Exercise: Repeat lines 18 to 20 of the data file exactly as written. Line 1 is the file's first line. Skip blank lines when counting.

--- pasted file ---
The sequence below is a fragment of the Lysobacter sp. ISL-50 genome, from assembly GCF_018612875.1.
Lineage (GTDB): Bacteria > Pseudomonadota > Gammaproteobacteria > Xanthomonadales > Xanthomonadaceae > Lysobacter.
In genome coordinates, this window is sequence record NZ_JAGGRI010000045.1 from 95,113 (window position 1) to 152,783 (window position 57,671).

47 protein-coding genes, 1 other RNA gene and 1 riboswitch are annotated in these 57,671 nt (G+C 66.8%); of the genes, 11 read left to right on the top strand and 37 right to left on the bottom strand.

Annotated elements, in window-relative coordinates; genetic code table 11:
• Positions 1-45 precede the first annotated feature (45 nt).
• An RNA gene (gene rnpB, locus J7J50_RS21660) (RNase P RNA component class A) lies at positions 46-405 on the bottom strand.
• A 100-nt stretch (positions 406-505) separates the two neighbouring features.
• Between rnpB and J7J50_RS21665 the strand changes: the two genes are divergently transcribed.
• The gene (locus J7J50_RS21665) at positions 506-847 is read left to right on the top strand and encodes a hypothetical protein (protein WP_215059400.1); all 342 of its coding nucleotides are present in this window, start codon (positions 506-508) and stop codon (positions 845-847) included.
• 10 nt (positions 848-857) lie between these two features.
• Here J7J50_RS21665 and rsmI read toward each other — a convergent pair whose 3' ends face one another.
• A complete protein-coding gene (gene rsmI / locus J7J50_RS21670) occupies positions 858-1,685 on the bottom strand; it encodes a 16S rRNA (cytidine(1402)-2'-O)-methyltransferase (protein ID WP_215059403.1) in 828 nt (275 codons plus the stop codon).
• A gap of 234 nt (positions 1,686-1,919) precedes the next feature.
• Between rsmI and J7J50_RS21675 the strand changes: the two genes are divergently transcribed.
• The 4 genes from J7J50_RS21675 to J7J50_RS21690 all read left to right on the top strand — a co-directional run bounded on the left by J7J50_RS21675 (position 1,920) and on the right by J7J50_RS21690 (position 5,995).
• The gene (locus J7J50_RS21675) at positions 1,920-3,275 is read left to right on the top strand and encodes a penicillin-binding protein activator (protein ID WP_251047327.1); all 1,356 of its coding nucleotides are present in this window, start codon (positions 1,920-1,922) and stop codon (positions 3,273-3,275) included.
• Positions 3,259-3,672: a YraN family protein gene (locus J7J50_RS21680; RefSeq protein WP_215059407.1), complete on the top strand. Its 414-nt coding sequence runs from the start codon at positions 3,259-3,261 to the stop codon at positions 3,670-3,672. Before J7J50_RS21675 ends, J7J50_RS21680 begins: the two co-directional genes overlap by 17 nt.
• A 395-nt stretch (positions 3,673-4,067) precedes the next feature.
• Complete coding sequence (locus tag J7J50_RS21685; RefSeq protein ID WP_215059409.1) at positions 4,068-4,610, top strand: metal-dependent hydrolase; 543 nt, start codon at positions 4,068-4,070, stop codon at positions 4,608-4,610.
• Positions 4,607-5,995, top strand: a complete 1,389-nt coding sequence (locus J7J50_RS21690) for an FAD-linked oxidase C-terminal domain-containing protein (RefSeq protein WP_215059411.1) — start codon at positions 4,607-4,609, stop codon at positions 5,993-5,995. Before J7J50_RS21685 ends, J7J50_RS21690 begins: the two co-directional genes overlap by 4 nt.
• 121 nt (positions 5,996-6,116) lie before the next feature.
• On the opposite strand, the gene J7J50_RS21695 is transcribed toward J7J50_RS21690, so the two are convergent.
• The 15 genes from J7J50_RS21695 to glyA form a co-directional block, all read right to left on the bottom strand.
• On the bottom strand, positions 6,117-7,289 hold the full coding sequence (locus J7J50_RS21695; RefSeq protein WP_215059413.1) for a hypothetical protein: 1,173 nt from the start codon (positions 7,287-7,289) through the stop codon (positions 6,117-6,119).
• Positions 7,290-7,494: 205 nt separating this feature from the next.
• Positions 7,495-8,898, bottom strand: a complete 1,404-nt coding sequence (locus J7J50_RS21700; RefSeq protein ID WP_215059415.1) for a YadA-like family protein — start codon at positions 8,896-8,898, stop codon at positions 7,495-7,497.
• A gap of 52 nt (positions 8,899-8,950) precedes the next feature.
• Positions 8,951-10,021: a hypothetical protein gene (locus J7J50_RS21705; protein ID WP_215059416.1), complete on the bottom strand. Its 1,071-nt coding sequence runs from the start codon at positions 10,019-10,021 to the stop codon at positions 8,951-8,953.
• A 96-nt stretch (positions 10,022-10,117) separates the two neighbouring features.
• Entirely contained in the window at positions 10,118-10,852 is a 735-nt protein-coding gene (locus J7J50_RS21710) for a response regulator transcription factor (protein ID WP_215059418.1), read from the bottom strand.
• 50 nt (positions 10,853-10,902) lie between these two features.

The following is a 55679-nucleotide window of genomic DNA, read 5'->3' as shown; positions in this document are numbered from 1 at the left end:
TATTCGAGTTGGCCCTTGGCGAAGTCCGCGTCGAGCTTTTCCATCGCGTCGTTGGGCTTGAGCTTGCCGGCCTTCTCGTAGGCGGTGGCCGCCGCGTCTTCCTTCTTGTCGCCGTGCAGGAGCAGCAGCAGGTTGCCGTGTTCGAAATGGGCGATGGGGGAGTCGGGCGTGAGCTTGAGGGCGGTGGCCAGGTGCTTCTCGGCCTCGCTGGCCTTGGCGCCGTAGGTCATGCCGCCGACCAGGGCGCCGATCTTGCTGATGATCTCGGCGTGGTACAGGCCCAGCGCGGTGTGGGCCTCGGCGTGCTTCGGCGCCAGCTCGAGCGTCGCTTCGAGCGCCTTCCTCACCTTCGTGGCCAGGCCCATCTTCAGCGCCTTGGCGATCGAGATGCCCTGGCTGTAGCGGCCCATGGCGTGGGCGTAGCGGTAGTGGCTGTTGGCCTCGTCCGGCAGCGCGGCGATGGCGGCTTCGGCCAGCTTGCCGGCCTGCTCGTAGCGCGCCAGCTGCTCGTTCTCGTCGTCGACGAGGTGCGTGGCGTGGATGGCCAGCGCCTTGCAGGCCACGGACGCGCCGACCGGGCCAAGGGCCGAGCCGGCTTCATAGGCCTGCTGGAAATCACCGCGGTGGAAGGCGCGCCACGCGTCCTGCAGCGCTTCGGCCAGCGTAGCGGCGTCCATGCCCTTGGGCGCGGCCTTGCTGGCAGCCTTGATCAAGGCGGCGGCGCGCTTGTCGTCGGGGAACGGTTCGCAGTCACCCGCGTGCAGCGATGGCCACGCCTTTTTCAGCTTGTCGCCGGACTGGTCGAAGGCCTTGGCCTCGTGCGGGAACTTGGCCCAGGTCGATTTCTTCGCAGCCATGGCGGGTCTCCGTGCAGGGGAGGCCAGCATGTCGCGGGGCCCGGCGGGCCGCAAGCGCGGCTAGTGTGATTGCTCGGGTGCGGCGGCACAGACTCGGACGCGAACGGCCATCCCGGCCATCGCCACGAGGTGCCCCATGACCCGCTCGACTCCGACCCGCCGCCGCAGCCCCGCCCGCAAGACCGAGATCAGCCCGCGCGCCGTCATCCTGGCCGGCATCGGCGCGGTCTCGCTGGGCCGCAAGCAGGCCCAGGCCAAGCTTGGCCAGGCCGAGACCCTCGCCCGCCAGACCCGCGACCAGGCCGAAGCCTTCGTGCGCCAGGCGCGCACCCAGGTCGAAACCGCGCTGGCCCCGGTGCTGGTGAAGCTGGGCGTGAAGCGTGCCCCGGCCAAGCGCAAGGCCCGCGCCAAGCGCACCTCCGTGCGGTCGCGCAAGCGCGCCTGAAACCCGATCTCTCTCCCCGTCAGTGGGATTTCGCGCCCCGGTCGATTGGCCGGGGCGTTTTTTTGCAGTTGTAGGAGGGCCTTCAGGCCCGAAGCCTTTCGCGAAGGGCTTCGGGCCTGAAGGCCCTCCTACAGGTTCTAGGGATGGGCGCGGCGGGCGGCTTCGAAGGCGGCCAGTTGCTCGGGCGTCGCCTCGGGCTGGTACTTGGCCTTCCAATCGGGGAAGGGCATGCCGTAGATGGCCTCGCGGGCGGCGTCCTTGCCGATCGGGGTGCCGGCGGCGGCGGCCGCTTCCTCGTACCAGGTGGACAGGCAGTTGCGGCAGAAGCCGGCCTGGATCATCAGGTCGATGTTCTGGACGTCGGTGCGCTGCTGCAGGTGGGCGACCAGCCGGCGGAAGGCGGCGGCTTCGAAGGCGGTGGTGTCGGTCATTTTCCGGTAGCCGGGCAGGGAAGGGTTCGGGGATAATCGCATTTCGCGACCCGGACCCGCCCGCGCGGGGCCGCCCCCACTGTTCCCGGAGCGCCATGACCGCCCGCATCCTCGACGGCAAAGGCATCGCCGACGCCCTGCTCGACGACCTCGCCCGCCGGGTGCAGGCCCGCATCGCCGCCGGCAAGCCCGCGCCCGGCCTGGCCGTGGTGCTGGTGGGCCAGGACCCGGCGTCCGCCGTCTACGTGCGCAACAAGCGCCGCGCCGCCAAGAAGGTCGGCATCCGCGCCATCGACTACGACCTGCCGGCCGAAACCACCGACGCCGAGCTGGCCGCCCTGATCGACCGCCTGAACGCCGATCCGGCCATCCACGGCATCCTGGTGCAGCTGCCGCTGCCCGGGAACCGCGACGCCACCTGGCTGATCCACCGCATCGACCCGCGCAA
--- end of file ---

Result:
• Positions 3,259-3,672: a YraN family protein gene (locus J7J50_RS21680; RefSeq protein WP_215059407.1), complete on the top strand. Its 414-nt coding sequence runs from the start codon at positions 3,259-3,261 to the stop codon at positions 3,670-3,672. Before J7J50_RS21675 ends, J7J50_RS21680 begins: the two co-directional genes overlap by 17 nt.
• A 395-nt stretch (positions 3,673-4,067) precedes the next feature.
• Complete coding sequence (locus tag J7J50_RS21685; RefSeq protein ID WP_215059409.1) at positions 4,068-4,610, top strand: metal-dependent hydrolase; 543 nt, start codon at positions 4,068-4,070, stop codon at positions 4,608-4,610.